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Dave Forest

Dave Forest

Dave is Managing Geologist of the Pierce Points Daily E-Letter.

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Petro Unfriendly California Changing it's Stance on Oil

The financial crisis changed the way people think. At least some people.

In North America, the bursting of the housing bubble dispelled the myth you could get rich simply by owning a home. Likewise, people are now realizing that buying and holding stocks is not a sure-fire way to grow wealth.

The "get rich easy" schemes are falling by the wayside. Leaving people to once again make money the old fashioned way. Earn it.

The crisis has forced us to ask: what can I offer the world? What value do I bring that someone will pay me for?

With unemployment running near 10% in the U.S. (and similarly high in many other countries), these are crucial questions. You're no longer going to get a job simply by showing up. You need to provide something worthwhile.

And it's not just individuals asking what they can offer the world. Companies and even governments are being forced to rethink the way they handle their finances. A graphic illustration is the financial chaos that has gripped many municipal and state governments in the U.S. A number of states are teetering on the edge of technical bankruptcy.

California is one of them. And news this week suggests that the state's financial problems are forcing officials to rethink what they might offer in order to earn much-needed income. The answer appears to be oil.

California is an exceptionally oil-rich state. Take for example, Long Beach County. The municipality sits atop the Wilmington oil field, which has produced nearly 3 billion barrels of oil over the past century.

However, the state has become increasingly petro-unfriendly over the last few decades. With environmental opposition shutting down much oil development in the state. Particularly in regards to offshore drilling.

But it appears financial woes are changing the official stance on oil. This week it was reported that Long Beach officials are considering new drilling on the Wilmington field. Aimed at producing some of the hundreds of millions of barrels still left in the ground.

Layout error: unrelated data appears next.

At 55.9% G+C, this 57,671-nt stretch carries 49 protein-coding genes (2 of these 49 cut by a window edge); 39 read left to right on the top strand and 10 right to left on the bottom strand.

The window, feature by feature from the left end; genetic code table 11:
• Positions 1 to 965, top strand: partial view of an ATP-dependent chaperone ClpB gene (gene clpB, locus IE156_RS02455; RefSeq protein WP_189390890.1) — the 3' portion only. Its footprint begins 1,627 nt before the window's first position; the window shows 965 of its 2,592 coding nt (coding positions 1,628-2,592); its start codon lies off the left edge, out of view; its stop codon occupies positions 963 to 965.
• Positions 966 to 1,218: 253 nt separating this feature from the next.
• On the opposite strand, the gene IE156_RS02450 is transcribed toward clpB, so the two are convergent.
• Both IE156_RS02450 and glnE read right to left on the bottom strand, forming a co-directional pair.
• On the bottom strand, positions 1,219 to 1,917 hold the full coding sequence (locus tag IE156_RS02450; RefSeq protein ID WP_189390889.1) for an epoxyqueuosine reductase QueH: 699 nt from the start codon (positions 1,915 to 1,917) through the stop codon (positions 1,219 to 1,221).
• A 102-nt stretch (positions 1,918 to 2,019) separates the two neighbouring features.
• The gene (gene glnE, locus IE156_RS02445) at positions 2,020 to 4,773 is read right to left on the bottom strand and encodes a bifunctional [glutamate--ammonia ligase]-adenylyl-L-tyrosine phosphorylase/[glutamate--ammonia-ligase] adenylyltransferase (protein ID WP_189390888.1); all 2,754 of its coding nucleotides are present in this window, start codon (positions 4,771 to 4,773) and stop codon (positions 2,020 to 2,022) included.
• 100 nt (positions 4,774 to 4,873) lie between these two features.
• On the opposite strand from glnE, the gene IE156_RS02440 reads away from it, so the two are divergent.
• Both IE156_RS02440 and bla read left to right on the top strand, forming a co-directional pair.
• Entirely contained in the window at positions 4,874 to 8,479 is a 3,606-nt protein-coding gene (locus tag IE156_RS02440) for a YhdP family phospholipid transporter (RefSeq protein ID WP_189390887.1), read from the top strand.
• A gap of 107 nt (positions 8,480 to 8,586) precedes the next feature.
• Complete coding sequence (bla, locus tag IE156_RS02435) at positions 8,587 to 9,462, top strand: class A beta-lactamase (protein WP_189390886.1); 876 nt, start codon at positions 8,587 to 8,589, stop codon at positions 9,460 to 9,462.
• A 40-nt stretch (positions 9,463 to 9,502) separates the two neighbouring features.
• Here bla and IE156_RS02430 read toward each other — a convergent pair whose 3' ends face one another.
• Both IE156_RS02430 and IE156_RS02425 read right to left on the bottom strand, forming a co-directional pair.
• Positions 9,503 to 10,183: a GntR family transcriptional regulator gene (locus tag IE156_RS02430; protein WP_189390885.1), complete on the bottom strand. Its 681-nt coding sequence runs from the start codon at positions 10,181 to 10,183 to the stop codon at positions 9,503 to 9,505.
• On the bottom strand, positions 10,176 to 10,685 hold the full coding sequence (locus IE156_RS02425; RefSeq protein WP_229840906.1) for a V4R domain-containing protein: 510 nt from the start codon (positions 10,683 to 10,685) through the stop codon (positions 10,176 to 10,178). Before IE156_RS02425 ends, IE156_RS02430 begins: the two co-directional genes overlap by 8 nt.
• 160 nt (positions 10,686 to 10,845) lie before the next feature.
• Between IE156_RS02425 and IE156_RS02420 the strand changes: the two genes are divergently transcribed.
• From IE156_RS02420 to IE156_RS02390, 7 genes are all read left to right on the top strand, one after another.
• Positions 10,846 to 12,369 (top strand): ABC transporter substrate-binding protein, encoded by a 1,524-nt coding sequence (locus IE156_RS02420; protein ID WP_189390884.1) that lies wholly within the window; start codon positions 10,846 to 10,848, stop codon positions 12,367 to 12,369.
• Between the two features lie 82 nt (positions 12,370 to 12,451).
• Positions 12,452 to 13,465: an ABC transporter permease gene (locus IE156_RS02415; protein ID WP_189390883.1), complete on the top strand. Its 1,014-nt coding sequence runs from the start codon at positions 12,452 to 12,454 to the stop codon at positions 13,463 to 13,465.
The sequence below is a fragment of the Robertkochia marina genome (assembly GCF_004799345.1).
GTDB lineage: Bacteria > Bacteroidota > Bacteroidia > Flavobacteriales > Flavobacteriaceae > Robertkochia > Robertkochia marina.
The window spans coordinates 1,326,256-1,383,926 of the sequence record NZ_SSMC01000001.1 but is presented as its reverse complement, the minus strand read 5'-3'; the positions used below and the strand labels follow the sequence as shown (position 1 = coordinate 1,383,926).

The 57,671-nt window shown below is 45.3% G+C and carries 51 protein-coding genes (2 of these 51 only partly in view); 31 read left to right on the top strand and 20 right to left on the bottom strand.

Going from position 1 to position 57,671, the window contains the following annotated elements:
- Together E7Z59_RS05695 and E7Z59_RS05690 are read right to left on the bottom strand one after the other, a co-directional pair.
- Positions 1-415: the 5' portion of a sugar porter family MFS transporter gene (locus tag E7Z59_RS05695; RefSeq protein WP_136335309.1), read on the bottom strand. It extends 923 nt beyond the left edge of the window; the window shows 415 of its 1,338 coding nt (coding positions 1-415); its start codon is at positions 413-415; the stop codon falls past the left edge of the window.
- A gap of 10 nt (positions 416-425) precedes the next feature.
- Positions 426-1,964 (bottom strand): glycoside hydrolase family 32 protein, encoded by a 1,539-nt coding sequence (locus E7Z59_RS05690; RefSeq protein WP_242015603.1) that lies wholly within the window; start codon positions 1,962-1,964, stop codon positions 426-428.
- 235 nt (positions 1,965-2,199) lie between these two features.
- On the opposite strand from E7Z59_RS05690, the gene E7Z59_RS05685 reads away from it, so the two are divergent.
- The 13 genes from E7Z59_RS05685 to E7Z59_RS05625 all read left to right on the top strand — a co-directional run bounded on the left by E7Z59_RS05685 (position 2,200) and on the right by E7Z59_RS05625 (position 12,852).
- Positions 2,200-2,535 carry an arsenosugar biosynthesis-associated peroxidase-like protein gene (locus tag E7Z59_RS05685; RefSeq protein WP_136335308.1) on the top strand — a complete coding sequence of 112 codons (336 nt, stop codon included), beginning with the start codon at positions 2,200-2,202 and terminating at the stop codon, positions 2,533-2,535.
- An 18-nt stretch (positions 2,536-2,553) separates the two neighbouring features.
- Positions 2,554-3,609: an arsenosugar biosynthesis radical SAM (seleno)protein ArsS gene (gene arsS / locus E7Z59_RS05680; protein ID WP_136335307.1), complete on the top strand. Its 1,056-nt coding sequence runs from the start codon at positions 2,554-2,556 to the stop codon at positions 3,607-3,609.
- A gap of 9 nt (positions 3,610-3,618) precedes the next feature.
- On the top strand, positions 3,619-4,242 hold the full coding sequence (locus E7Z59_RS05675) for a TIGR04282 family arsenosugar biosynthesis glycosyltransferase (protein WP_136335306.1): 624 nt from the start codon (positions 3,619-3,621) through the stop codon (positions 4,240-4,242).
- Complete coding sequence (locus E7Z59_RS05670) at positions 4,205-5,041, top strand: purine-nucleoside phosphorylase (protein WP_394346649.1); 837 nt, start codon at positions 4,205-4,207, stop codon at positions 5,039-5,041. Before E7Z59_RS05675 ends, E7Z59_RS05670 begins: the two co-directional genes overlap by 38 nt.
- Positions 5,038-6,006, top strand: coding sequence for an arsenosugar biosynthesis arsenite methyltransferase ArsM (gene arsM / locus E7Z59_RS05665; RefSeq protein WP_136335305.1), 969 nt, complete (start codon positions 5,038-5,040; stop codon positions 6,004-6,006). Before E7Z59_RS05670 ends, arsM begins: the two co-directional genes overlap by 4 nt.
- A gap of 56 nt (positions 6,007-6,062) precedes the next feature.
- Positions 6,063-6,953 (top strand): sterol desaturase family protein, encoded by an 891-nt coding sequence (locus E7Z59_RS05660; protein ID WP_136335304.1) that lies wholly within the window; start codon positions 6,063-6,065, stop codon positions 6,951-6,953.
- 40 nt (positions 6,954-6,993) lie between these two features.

The impetus is an estimated $130 million in revenue that could be won by the city through re-drilling the field. This is a lot of money, at a time when funds are badly needed. Which is why the "not in my backyard" movement is suddenly getting a lot less ear from city hall.

This is good to see for the petroleum industry. And we could see more of it, with economic want spurring oil (and gas) development in more places around the U.S. One of the major spots being the coastal states.

It's thought that offshore oil and gas pools are found along most of the American coastline. Yet drilling has largely been restricted to the waters off two states: Texas and Louisiana.

Notionally, the reason other coastal states haven't permitted drilling is environmental concerns. State officials would often talk of the risks involved with offshore petroleum development.

But the real reason has more to do with economics. Under federal law, state governments in places like Florida, Georgia and Virginia were not entitled to share in royalty revenues from offshore oil and gas. The monies would have gone straight to Washington.

Without a piece of the pie, state legislators had no incentive to approve drilling. But that is now changing. Thanks to legislation being pushed through the senate to allow more coastal states to take a share of petroleum royalties.

If passed, these new laws would give state officials a big reason to push oil and gas development. And states are chomping at the bit. This week newly-elected Virginia governor Bob McDonnell sent a letter to Washington's Interior Secretary Ken Salazar, urging the federal government to fast-track new offshore licensing in the state. McDonnell cited the economic downturn as a reason that his state is looking to oil as a new source of revenue.

More states are going to do same. As the financial crisis pushes local governments to search for revenue, petroleum development may well get a boost. An unexpected but welcome consequence of hard times.

Here's to the silver lining,

By. Dave Forest of Notela Resources




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